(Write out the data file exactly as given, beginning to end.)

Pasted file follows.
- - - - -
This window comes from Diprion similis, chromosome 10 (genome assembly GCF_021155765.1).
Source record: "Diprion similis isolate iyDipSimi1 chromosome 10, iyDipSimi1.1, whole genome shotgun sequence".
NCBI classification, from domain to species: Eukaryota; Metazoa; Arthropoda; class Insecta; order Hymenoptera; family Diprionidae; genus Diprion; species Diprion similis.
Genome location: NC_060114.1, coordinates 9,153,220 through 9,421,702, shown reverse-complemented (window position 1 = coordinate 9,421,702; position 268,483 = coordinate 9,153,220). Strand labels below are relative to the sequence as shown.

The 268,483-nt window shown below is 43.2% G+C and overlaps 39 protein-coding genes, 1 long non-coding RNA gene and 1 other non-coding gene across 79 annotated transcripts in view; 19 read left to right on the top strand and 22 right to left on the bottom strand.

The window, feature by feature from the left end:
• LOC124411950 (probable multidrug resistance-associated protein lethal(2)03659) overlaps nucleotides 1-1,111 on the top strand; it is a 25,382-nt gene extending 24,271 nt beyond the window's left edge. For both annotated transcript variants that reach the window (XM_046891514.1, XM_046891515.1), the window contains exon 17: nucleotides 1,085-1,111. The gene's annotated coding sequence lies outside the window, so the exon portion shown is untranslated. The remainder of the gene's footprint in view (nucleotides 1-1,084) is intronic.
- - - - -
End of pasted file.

This window comes from Diprion similis, chromosome 10 (genome assembly GCF_021155765.1).
Source record: "Diprion similis isolate iyDipSimi1 chromosome 10, iyDipSimi1.1, whole genome shotgun sequence".
NCBI classification, from domain to species: Eukaryota; Metazoa; Arthropoda; class Insecta; order Hymenoptera; family Diprionidae; genus Diprion; species Diprion similis.
Genome location: NC_060114.1, coordinates 9,153,220 through 9,421,702, shown reverse-complemented (window position 1 = coordinate 9,421,702; position 268,483 = coordinate 9,153,220). Strand labels below are relative to the sequence as shown.

The 268,483-nt window shown below is 43.2% G+C and overlaps 39 protein-coding genes, 1 long non-coding RNA gene and 1 other non-coding gene across 79 annotated transcripts in view; 19 read left to right on the top strand and 22 right to left on the bottom strand.

The window, feature by feature from the left end:
• LOC124411950 (probable multidrug resistance-associated protein lethal(2)03659) overlaps nucleotides 1-1,111 on the top strand; it is a 25,382-nt gene extending 24,271 nt beyond the window's left edge. For both annotated transcript variants that reach the window (XM_046891514.1, XM_046891515.1), the window contains exon 17: nucleotides 1,085-1,111. The gene's annotated coding sequence lies outside the window, so the exon portion shown is untranslated. The remainder of the gene's footprint in view (nucleotides 1-1,084) is intronic.